“Madame, where you go? Grand Palace open. Wat Pho closed. Open this afternoon. Holiday this morning.”
We must have heard this two dozen times on our walk between the Grand Palace and Wat Pho. This is perhaps the most famous of the Thailand scams. Men and women stand on the sidewalks surrounding the Wats (temples), telling people that the sites are closed for a holiday and will reopen in the afternoon, when they will be able to see a special ceremony performed by the monks. They then suggest that the tourist spend the intervening time visiting alternate sites, such as the Wat of the Black Buddha, and offer to arrange for a tuk-tuk driver to take them around for some ridiculously small fee (like a dollar for half a day). Many tourists fall for this ploy, only to find themselves being driven around to shopping centers (interspersed with a temple or two) for hours, where they are subject to high pressure tactics of shopkeepers trying to foist poor quality gems, silks and carpets on the victims. The scam operators and tuk-tuk drivers are paid by the shopkeepers for every tourist they deliver. By the time the tourist figures it out, they are back at Wat Pho, usually laden with packages. Fortunately, I know about this scam (I fell for it three years ago myself), so Joan and I avoided the detour this time, just laughing and brushing off the multitude of scam artists that accosted us.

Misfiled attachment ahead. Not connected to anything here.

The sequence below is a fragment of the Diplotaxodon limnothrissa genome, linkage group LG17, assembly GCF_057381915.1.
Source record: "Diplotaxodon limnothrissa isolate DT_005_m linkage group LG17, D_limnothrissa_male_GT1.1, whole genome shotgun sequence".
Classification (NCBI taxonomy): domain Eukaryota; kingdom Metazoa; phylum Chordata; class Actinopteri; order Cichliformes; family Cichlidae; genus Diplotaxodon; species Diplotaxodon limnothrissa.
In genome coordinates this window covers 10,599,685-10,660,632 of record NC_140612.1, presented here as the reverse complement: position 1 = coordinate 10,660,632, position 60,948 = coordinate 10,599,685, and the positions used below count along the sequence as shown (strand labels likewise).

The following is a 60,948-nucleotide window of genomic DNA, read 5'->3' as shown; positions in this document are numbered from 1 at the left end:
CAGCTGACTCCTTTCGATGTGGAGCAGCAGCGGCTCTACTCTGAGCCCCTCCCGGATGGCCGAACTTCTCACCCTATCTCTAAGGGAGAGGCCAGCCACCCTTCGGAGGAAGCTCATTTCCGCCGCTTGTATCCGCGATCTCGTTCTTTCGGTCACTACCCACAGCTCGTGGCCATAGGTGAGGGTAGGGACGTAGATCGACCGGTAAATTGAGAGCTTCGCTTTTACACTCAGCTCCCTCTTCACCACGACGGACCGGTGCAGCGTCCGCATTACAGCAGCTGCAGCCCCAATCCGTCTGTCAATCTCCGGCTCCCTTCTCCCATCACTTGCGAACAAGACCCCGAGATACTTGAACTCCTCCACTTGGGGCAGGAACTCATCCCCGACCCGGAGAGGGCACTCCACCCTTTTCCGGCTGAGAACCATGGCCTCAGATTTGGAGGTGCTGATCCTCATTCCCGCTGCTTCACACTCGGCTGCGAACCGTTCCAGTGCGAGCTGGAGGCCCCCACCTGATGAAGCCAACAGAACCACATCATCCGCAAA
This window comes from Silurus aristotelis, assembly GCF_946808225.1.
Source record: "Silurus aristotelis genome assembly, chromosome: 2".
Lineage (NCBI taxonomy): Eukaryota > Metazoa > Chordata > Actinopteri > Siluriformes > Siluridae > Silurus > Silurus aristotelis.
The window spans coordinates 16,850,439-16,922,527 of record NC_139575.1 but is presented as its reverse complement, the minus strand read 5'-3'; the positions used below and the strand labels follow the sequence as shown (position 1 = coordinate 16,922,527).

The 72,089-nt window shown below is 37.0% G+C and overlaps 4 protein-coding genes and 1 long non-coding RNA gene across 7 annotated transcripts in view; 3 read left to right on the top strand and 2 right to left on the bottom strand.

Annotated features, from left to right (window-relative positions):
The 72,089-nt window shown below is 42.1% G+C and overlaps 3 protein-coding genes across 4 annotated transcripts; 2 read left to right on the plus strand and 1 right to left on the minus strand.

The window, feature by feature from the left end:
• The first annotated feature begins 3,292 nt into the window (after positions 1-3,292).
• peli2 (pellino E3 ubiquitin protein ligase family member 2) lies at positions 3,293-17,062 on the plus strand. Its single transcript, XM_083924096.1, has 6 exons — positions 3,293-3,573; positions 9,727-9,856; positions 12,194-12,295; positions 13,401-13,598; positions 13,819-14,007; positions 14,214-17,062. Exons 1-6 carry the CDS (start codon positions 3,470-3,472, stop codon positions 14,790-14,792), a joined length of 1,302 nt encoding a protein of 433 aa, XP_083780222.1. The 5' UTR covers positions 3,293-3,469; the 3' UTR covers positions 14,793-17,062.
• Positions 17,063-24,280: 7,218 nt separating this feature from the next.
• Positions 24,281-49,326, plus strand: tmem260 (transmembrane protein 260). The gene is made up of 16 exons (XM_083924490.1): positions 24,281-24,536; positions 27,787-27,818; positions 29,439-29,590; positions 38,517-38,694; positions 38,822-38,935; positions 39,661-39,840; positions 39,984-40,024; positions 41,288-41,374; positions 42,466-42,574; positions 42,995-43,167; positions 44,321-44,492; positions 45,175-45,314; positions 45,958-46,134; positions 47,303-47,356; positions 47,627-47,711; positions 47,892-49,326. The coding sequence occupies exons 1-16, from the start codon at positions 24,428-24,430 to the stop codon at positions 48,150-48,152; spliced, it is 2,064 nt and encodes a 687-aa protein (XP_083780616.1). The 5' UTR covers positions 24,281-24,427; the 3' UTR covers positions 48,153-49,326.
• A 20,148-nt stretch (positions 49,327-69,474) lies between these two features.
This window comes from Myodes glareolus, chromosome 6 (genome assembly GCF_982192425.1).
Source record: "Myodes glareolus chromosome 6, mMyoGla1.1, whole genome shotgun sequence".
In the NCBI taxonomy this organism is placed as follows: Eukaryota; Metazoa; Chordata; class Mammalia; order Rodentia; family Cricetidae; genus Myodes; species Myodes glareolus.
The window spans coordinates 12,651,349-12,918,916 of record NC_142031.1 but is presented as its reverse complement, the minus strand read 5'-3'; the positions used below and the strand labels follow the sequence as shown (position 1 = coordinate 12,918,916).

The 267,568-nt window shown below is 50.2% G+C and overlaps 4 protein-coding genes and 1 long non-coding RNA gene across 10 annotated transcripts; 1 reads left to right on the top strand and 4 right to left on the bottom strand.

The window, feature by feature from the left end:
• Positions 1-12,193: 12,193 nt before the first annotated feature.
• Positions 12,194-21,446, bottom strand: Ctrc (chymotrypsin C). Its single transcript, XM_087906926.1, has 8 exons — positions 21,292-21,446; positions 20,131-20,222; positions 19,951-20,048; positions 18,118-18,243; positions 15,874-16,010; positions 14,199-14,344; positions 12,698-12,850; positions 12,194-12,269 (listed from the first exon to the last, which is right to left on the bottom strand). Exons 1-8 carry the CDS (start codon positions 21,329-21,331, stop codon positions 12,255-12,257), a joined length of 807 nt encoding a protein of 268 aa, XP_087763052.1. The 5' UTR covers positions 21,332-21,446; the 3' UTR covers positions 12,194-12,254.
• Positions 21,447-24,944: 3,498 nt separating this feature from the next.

I have delayed visiting any of the Wats or temples in Bangkok on this trip because I have seen most of them before. I wanted to wait until my friend, Joan, arrived so we could share Continue reading